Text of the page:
Monday, November 17, 2008

I love all my rights equally. How about you?

Over lunch today, my co-workers and I spent some time talking about how tough it is for public defender agencies throughout the country. In state after state, agencies are so overloaded with cases, attorneys are starting to revolt, declaring they just can't possibly take any new cases. Believe me, I feel that pain, too. And we're probably facing more budget cuts. This conversation led to the inevitable question, "Why are state legislatures so unwilling to fund indigent defense services the way they should?"

Why, indeed? I'm sure to a lot of state legislators, the line item for the public defender system isn't an easy one to explain to constituents angry about government expenditures. It isn't politically palatable to pursue increasing funds for those wastes of lawyers who defend those scummy bad guys. I guess when you put it that way. But why does the general public want to put it that way?

People love the First Amendment. They love to defend the rights guaranteed by that amendment, especially speech. Folks sure do enjoy speaking their mind. An awful lot of people think the Second Amendment is the most important amendment. Don't even try to take away their guns! Folks got really upset when the Supreme Court issued a takings case that made it too easy for government to take private property under the Fifth Amendment.

So where's the love for the Sixth Amendment? By allowing public defender agencies to go underfunded, we're saying we don't much care about that amendment. We don't much care whether people charged with crimes really do have the assistance of counsel. Which means we don't much care whether people receive due process of law (Fifth Amendment), are protected against self-incrimination (5th), are protected against illegal searches and seizures (4th), get to confront their accusers (6th), or are protected against cruel and unusual punishments (8th). Because without an attorney who knows the rules and the law the state has to follow, you're not going to know when the state is overstepping its authority and you're not going to know what argument to make in response.

That's like half the Bill of Rights that we don't seem to care about. But the founders of our country cared about them. They thought these particular rights were so important, they had to be explicitly included in the Constitution. If they hadn't been written down, the Constitution may very well not have been ratified in many of the original states.

So I guess I just really don't understand why people are so loathe to foot the bill for public defenders. Why do we hate half our rights?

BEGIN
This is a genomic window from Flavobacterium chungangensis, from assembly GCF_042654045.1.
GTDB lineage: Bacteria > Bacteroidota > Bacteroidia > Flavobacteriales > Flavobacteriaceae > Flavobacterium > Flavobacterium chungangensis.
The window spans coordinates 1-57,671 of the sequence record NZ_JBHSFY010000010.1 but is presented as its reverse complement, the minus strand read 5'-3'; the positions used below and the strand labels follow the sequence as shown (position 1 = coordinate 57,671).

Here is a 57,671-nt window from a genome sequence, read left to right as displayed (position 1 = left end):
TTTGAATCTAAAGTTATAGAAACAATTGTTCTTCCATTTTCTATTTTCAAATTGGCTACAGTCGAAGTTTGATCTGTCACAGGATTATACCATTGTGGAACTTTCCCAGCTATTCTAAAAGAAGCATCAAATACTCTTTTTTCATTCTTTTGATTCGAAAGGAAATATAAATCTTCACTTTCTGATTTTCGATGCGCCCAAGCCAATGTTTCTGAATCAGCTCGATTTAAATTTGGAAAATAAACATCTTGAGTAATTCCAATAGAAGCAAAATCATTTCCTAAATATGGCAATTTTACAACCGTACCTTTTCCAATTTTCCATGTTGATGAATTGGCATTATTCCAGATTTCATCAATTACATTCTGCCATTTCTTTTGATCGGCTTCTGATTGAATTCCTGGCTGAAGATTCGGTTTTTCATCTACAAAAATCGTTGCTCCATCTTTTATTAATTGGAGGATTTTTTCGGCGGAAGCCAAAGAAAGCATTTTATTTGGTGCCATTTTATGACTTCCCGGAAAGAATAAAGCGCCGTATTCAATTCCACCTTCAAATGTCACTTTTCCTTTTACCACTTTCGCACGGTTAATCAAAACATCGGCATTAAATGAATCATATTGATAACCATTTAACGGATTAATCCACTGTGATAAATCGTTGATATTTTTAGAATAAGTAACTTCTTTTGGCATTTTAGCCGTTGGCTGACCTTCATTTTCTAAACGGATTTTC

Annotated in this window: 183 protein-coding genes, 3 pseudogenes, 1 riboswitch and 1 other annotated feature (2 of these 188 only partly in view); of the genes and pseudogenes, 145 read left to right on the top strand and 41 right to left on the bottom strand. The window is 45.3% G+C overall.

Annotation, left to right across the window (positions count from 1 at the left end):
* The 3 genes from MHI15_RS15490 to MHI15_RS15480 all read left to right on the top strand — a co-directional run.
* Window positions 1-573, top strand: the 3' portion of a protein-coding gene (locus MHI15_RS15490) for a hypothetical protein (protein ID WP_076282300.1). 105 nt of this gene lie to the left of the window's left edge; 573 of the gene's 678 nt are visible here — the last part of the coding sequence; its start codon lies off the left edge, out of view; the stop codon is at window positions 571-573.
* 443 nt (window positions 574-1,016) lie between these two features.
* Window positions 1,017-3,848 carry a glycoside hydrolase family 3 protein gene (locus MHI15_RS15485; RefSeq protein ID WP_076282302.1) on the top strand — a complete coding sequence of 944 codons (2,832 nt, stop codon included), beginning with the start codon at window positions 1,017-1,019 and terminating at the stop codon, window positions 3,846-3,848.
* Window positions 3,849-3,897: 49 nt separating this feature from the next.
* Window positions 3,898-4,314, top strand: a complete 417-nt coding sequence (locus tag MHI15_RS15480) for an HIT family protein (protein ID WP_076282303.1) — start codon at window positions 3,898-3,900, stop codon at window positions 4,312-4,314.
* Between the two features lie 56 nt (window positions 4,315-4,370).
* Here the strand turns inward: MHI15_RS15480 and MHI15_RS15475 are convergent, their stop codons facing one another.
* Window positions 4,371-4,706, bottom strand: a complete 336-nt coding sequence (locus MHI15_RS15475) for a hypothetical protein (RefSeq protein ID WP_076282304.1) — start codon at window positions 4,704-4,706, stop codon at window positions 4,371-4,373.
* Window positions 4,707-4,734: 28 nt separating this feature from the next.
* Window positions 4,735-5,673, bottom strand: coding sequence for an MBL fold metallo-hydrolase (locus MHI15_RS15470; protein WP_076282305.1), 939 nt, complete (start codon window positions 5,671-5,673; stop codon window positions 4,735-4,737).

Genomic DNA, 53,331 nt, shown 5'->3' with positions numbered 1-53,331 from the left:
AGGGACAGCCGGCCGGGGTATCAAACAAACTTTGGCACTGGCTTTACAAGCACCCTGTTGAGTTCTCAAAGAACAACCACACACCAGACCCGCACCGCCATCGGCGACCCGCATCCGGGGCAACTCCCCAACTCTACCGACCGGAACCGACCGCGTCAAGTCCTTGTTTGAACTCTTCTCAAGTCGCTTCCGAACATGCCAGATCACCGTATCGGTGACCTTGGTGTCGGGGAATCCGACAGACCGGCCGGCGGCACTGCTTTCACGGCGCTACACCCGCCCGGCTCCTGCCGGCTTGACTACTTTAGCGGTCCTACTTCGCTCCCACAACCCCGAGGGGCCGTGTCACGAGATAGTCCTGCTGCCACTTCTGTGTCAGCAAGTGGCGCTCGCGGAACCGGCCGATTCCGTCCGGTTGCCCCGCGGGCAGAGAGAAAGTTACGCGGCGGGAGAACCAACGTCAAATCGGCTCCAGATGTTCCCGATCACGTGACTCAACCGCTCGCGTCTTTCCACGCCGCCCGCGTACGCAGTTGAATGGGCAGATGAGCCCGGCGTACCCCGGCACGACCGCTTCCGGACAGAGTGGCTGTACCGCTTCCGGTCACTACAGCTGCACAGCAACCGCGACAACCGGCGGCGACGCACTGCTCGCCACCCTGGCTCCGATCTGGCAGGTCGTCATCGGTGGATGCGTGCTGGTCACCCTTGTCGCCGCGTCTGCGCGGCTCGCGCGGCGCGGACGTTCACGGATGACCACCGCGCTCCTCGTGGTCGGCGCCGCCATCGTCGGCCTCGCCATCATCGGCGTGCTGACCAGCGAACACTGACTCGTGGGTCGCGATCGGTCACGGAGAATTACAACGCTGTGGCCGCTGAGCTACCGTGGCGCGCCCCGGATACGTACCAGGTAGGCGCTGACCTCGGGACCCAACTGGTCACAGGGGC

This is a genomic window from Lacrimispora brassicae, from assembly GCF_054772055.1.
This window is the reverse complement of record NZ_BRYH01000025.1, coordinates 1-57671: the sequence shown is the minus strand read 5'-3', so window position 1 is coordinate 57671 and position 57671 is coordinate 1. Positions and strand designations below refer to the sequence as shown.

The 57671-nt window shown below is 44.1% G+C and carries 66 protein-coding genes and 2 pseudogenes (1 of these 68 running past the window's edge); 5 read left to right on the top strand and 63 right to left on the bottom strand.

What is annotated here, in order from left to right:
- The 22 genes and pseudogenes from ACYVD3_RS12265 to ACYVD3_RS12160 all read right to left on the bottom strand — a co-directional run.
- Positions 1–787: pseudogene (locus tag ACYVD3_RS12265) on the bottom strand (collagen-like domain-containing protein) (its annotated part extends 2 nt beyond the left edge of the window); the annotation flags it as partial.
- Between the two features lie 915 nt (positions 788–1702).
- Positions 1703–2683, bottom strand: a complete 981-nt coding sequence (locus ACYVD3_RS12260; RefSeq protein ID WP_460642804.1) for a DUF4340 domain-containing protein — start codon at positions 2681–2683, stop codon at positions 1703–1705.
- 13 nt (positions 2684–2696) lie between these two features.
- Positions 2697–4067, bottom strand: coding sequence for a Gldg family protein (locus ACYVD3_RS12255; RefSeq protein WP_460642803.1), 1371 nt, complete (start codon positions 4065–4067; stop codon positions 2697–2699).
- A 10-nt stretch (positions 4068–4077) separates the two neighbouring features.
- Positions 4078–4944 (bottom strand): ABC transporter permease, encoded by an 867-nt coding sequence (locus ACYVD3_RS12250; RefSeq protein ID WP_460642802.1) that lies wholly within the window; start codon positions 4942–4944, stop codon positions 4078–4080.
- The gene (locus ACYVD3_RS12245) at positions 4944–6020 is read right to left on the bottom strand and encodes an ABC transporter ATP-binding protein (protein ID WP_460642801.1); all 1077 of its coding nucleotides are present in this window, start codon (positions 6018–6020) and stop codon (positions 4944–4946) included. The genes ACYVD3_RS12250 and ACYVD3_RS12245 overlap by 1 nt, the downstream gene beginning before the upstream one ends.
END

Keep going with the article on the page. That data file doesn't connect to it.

Heather said...

I have to admit, my favorite Amendment is the 19th, because without that Amendment I am pretty sure I would have had some serious trouble getting into law school so I could become a public defender. ;-)

But seriously, it just takes some education and some efforts at reframing. When people ask me how I can possibly sleep at night when I represent the scum of the earth, I just reframe the discussion and ask them if they believe in the constitution and if they believe in the right to a fair trial by an impartial jury or if they think justice should only be available to those who can afford to pay for it. Of course, they always agree that those are fundamental rights and an important part of our society when put that way. Then suddenly, they find some new respect for the public defender system.

As lawyers we are advocates. We just need to start doing a better job advocating for ourselves in the state capitol. We need to stop letting our legislators run from their constitutional responsibilities to properly fund the public defender system. And, in a time of economic trouble, when budgets are being cut, now is the time to advocate for our budgets so we don't end up on the sharp end of the budget ax.

S said...

The 19th is a good one. I'm a big fan of the 21st as well. But I was focusing on the first 10. :)

You're right that we need to speak up for ourselves. If we don't scream from the rooftops that we need more, no one else will. This is one of those times when I should really take advantage of the fact that I know my state rep. (Think how great it would be if he moved to the state senate and someone else got to the house...)

Anonymous said...

I'm a fan of the 3rd Amendment. Get them soldiers out of my house!

Lisa Johnson said...

Wow! That is a powerful post! You are so right. Where is the love for the 6th Amendment? People don't really think about it until it's too late and they are in trouble.

I think I might have to write a post and link to yours. I'll have to see what I can put together...

S said...

The 3rd is a good one.

Anali, I'm guessing I know which amendment is your favorite!

As for this being a powerful post, you haven't even seen the half of how soap-boxy I can get about this. Wait until I get into my "criminal defense attorneys are the truest patriots because we dedicate ourselves to defending the Constitution EVERY DAY!" That sermon usually involves alcohol (but not always).

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